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J Physiol. 2009 Apr 1;587(Pt 7):1401-11. doi: 10.1113/jphysiol.2008.166447. Epub 2009 Feb 9.

Gonadotropin inhibitory hormone inhibits basal forebrain vGluT2-gonadotropin-releasing hormone neurons via a direct postsynaptic mechanism.

Author information

1
Department of Psychiatry, Yale University School of Medicine, New Haven, CT 06508, USA.

Abstract

The novel hypothalamic peptides avian gonadotropin inhibitory hormone (GnIH) and its mammalian analogue RFRP-3, are emerging as key negative regulators of reproductive functions across species. GnIH/RFRP-3 reduces gonadotropin release and may play an inhibitory role in ovulation and seasonal reproduction, actions opposite to that of the puberty-promoting kisspeptins. GnIH directly inhibits gonadotropin release from the anterior pituitary in birds. GnIH/RFRP-3-immunoreactive fibres also abut the preoptic-septal gonadotropin-releasing hormone (GnRH) neurons, suggesting an additional site of action that has not been studied at the cellular level. Using anatomical labelling and electrophysiological recordings in septal brain slices from GnRH-GFP, vGluT2-GFP and GAD67-GFP mice, we report inhibitory actions of GnIH/RFRP-3 on kisspeptin-activated vGluT2 (vesicular glutamate transporter 2)-GnRH neurons as well as on kisspeptin-insensitive GnRH neurons, but not on cholinergic or GABAergic neurons (n = 531). GnIH and RFRP-3 produced a strikingly similar non-desensitizing hyperpolarization following brief 15 s applications (GnIH: 9.3 +/- 1.9 mV; RFRP-3: 9.0 +/- 0.9 mV) with IC(50) values of 34 and 37 nm, respectively. The inhibitory effect was mediated via a direct postsynaptic Ba(2+)-sensitive K(+) current mechanism and could prevent or interrupt kisspeptin-induced activation of vGluT2-GnRH neurons. GnIH-immunoreactive fibres were in apparent contact with vGluT2-GFP neurons. Thus, GnIH/RFRP-3 could reduce GnRH and glutamate release in target brain regions and in the median eminence via a direct inhibition of vGluT2-GnRH neurons. This in turn could suppress gonadotropin release, influence reproductive development and alter sex behaviour.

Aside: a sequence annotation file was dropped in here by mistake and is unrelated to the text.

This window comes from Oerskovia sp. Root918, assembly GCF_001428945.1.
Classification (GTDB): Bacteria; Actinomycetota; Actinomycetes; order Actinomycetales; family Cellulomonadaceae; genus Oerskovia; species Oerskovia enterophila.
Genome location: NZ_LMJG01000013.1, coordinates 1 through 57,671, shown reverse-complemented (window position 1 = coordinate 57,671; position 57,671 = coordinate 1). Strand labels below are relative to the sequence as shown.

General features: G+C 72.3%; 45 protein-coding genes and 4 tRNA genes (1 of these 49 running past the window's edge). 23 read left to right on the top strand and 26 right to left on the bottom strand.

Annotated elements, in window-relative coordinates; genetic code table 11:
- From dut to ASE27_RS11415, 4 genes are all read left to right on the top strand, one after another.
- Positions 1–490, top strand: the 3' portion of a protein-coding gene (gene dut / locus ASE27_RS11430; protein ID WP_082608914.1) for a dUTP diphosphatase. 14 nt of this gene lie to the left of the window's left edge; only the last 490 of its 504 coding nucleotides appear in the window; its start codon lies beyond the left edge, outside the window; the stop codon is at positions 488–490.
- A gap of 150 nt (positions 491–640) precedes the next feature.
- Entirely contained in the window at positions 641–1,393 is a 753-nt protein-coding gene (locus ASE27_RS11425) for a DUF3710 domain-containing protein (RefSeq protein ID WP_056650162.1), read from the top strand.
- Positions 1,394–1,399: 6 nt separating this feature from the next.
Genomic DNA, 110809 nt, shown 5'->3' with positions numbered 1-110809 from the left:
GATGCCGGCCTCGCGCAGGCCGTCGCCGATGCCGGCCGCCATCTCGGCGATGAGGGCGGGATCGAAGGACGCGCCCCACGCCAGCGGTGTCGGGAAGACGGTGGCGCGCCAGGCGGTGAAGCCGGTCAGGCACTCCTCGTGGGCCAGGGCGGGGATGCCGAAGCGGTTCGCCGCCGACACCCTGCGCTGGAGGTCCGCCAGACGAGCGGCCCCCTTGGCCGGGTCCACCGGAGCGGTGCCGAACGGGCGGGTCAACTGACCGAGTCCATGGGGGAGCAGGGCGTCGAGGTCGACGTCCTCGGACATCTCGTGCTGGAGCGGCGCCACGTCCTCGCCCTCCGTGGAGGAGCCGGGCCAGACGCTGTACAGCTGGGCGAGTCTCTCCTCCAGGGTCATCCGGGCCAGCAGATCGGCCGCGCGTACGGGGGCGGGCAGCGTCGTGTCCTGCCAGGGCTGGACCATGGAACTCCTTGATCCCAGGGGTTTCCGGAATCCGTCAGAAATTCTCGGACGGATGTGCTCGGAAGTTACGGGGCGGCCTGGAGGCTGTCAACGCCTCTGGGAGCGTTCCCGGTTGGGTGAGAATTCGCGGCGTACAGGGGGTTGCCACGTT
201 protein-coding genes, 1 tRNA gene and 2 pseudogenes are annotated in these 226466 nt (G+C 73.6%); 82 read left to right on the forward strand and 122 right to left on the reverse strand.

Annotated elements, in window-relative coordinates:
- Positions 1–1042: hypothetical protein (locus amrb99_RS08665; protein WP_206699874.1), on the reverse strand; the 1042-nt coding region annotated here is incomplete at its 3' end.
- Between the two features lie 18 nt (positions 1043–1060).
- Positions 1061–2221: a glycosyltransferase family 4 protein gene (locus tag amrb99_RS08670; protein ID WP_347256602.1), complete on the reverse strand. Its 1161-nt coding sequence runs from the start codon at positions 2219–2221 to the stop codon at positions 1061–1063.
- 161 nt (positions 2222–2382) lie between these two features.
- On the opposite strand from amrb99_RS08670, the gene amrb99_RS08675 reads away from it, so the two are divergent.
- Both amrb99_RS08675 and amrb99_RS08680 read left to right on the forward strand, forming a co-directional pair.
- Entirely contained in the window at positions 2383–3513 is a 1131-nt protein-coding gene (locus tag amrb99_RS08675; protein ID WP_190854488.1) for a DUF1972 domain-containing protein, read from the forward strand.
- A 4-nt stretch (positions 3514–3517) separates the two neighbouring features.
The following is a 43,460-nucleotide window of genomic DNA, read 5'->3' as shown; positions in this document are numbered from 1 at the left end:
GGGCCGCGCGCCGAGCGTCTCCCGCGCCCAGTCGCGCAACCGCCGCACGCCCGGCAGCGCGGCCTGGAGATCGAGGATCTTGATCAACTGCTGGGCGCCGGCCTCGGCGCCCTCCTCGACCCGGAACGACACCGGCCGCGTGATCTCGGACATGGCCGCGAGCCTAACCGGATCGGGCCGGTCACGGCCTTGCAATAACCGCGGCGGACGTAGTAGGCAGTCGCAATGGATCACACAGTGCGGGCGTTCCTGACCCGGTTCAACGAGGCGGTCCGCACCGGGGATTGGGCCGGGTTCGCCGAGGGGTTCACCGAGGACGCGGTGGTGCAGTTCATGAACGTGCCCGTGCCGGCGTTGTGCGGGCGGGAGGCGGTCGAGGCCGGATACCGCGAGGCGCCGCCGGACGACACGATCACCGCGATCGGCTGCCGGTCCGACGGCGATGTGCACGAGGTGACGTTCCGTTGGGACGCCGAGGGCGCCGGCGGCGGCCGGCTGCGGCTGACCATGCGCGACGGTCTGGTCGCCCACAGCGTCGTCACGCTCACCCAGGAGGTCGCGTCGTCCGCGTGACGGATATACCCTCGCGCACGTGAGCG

PMID:
19204051
PMCID:
PMC2678216
DOI:
10.1113/jphysiol.2008.166447
[Indexed for MEDLINE]
Free PMC Article

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